San Francisco Mayor London Breed has tested positive for COVID-19, her office said in a statement Wednesday. She is vaccinated and boosted and feeling well, the statement said. She will be conducting meetings from home and will follow all isolation and quarantine protocols as recommended by the San Francisco Department of Public Health, not attending any public events while isolating. This week, Breed attended the Golden State Warriors championship parade, posing with many of the team’s star players. She also met with San Francisco’s department heads and commissioners at City Hall, attended a Juneteenth celebration in the Fillmore district, and hosted an outdoor movie night in the Presidio with State Sen. Scott Wiener. Follow the emerging story here.
Public health officials in Israel said the country is experiencing another COVID-19 surge as they reported the highest number of daily cases and hospitalizations since April, according to news site Haaretz. “We are in another wave, the sixth wave of the pandemic, which is characterized mostly by the infection of at-risk groups. We attribute the rise in infection to the BA.5 variant of the omicron family, which is found already in over 50 percent of the [genetic] sequencing test results,” Salman Zarka, the country’s COVID czar said in a briefing on Wednesday [in Hebrew]. The BA.5 omicron subvariant made up about 70% of the sequenced cases in Israel last week. No pandemic restrictions have been reinstated but Zarka said if there are more severe outcomes “it is possible that we will have to not only recommend wearing masks in closed spaced, but require it in a regulation. But I hope we won’t need to do so.”
Several countries in Europe are reporting a fresh wave of COVID-19 cases driven by the BA.4 and BA.5 subvariants of omicron, which are 10% to 15% more infectious than BA.2, according to The Guardian. French vaccination chief Alain Fischer said on Wednesday that the country is nearing a two-month peak of daily cases, with 95,000 reported on Tuesday. “The question is, what intensity does this wave have?” Fischer said, speaking on France 2 television. In one week, hospital admissions in France are up 27% and intensive-care admissions 17%. Germany, Italy, Spain, Greece, the Netherlands and Denmark are also reporting a sharp upswing in cases and severe outcomes. The variants have led to significant excess deaths in Portugal, which also has the second highest new case rate in the world. “The holiday season is about to start, almost all restrictions have been relaxed — things could take off again very fast indeed,” French health expert Dr. Damien Mascret told France 2 television. “It’s concerning that only 29% of over-60s have so far got the fourth dose to which they are all entitled.”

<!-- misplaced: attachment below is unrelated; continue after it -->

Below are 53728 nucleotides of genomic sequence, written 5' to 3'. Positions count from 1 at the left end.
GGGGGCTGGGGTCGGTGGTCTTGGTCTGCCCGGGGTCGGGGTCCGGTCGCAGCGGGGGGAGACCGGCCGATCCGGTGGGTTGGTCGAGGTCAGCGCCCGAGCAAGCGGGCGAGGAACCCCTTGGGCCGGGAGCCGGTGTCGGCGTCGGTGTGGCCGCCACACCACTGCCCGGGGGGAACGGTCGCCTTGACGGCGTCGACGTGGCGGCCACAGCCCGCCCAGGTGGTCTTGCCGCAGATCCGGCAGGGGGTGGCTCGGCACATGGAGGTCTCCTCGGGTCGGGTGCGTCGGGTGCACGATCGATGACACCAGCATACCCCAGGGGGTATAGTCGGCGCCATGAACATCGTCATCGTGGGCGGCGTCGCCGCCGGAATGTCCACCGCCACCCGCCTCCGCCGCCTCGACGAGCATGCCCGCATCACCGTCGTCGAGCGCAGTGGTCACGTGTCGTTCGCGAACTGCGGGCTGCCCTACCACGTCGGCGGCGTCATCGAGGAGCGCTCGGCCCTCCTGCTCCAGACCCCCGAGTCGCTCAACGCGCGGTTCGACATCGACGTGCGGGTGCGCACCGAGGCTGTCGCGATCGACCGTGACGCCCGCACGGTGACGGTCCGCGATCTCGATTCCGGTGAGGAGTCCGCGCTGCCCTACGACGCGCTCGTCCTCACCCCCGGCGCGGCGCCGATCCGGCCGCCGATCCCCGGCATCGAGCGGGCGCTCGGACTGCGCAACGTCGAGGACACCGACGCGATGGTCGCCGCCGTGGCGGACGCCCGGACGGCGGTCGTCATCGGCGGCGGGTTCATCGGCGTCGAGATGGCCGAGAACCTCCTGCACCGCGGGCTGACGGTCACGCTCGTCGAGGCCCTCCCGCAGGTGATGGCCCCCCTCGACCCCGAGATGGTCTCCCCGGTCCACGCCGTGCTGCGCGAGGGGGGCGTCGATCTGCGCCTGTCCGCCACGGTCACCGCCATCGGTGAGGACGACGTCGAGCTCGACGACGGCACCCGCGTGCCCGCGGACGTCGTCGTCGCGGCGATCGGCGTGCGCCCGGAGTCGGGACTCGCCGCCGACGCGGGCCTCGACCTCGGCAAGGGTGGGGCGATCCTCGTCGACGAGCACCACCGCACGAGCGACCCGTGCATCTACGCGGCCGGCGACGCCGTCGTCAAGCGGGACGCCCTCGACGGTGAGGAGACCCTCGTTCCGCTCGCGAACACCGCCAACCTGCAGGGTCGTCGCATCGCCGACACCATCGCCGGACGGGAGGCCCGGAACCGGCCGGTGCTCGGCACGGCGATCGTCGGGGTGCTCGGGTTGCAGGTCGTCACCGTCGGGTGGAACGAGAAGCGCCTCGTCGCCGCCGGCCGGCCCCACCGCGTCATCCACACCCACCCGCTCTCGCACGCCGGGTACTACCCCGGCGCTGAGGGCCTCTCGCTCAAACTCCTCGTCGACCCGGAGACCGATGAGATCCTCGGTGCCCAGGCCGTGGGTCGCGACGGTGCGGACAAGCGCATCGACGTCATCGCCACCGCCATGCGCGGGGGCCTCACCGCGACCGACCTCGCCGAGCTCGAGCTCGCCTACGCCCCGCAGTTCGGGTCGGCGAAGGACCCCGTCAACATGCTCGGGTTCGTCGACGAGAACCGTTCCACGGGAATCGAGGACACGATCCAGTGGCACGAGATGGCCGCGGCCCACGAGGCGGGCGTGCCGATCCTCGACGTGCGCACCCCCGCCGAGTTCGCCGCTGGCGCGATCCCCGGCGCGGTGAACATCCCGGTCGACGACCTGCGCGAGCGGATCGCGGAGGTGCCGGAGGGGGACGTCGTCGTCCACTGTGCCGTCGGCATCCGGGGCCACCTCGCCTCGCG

Television personality Martha Stewart on Tuesday disclosed that she has tested positive for the coronavirus. “I’m sad to report that I tested positive for Covid-19,” Stewart, 80, said in a clip posted to her Instagram account. “I am feeling fine but I am sticking to the rules and isolating.” She added that she was “heartbroken” to miss a party for her signature skincare line in New York City. “Cheers to what I am sure will be a fabulous event.”
As part of China’s “dynamic zero-COVID” policy, families who want to take children over three years of age to play in public parks in Beijing will be required to provide a negative PCR test result within the past 72 hours to use the playground, according to CBS News, citing an announcement posted online Tuesday by the government agency that operates the parks in the capital.
With eviction protections from the state of California scheduled to expire June 30, the Marin County Board of Supervisors voted on Tuesday to prohibit residential renter evictions in unincorporated areas effective July 1 through September 30, 2022. On several occasions during the COVID-19 public health crisis the Board has passed resolutions barring evictions for nonpayment of rent arising directly from the coronavirus. Since spring 2020, nearly 1,260 local households have received County-sponsored COVID-19 rental assistance. Rental assistance priority has been given to households that are considered extremely low income, which in Marin would be a family of three with an income of no more than $43,550.
Tuesday marked the first day that infants and toddlers 6 months to 4 years old could get vaccinated against COVID-19, following federal and state approvals for the Moderna and Pfizer vaccines over the weekend. Inside Exposition Hall at the Santa Clara County Fairgrounds on a sweltering afternoon, one-year-old Bert Avina helped make history: he became one of the first babies in the Bay Area to get his COVID-19 vaccine. Read more about the long-awaited roll-out of vaccines to the last age group in America to become eligible for the life-saving shots.